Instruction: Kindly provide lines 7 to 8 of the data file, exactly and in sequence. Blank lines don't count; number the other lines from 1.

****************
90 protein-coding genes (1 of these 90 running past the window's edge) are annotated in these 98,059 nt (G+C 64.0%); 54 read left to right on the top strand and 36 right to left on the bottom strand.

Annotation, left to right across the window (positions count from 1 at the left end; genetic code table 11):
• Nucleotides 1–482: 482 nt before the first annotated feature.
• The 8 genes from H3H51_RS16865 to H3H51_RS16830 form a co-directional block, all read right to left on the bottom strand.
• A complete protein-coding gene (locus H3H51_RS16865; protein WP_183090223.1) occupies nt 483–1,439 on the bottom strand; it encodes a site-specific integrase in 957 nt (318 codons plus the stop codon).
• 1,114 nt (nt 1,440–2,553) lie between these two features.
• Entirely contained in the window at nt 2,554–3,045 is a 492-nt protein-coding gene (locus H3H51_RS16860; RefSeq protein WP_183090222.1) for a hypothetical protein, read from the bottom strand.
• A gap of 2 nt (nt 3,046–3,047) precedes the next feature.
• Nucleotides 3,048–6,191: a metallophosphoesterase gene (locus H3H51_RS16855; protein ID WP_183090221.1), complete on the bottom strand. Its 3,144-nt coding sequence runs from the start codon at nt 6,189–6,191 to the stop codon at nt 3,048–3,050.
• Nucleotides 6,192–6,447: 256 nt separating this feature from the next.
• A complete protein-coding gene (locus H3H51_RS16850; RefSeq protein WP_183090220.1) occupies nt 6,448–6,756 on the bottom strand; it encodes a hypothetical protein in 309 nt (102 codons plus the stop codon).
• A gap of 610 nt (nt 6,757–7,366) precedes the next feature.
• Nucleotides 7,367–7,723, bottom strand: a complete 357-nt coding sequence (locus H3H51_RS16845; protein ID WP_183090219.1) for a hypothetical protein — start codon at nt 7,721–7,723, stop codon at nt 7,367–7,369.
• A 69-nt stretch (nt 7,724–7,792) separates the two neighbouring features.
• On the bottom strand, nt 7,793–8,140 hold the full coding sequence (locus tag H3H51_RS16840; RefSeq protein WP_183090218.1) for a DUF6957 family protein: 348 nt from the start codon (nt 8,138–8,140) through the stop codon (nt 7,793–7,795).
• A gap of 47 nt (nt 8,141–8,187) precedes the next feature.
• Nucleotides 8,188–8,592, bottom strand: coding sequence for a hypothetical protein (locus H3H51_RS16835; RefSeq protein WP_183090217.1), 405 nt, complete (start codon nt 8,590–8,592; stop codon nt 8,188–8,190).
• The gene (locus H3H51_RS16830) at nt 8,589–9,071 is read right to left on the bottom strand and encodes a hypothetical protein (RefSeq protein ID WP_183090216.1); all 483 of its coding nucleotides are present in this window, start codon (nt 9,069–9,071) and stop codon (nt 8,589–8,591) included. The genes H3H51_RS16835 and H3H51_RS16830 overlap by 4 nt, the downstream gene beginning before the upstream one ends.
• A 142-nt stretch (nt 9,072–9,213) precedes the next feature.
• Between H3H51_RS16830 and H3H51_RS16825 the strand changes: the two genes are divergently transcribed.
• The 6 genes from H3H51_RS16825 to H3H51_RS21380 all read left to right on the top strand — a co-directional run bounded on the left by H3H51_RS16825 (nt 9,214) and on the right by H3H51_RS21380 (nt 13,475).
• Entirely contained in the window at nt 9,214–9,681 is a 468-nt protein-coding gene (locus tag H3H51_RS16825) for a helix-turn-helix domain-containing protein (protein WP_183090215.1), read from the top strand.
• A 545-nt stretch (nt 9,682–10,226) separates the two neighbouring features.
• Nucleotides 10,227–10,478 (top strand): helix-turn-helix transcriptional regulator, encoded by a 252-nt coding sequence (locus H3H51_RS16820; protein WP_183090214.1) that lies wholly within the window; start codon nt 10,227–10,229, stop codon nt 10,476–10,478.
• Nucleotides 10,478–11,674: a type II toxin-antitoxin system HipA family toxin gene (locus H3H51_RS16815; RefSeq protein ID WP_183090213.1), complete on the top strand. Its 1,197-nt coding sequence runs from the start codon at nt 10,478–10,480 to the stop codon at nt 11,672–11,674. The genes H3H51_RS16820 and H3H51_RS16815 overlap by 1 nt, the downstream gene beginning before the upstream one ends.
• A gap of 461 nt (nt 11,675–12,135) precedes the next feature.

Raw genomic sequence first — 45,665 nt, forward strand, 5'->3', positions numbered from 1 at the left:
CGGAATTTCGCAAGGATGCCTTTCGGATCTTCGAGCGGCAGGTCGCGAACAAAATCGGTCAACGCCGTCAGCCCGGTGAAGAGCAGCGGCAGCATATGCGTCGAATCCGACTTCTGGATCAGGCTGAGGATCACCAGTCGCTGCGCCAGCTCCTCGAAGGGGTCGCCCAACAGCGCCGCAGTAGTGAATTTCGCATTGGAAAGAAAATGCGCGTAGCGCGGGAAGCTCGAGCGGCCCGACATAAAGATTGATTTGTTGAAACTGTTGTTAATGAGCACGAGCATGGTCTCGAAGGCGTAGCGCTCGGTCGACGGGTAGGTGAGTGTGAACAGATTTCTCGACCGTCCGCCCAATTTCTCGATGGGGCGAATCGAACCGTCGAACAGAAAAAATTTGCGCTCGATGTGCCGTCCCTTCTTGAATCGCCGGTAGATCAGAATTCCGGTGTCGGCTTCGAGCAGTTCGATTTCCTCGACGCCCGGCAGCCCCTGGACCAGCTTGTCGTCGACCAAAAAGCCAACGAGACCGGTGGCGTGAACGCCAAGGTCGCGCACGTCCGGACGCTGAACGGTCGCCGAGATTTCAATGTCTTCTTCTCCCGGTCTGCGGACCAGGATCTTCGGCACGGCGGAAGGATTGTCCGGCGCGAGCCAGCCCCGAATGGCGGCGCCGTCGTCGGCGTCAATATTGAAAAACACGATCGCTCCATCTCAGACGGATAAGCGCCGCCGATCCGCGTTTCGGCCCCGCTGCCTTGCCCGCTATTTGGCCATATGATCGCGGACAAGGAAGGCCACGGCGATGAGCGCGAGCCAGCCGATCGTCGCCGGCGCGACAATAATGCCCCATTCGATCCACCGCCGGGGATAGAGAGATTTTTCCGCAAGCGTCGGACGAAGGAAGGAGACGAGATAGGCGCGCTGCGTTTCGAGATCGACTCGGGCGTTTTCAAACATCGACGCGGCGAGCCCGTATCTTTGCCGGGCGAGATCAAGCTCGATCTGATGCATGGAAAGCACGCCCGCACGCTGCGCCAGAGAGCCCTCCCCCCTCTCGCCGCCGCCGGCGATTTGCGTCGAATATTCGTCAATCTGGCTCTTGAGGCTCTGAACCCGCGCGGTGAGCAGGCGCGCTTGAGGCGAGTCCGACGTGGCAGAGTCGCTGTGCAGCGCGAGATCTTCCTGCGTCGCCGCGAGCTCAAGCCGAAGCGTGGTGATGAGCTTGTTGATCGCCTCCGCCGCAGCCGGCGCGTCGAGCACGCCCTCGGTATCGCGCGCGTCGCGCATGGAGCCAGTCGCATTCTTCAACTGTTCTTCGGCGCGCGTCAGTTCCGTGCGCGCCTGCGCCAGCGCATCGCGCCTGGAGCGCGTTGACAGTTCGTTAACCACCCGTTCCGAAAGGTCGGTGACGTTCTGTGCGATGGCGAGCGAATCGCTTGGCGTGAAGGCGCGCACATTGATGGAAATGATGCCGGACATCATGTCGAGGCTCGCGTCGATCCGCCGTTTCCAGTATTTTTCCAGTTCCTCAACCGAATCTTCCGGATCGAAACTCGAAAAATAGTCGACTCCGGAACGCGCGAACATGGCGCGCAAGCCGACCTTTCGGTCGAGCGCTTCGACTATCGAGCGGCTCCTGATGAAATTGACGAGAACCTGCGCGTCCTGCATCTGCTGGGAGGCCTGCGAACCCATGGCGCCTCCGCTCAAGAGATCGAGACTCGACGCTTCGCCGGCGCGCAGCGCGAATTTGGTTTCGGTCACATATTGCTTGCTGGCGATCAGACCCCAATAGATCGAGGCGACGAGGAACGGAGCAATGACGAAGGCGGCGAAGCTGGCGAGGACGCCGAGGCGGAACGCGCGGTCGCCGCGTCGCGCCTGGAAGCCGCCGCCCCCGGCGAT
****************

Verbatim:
• Entirely contained in the window at nt 2,554–3,045 is a 492-nt protein-coding gene (locus H3H51_RS16860; RefSeq protein WP_183090222.1) for a hypothetical protein, read from the bottom strand.
• A gap of 2 nt (nt 3,046–3,047) precedes the next feature.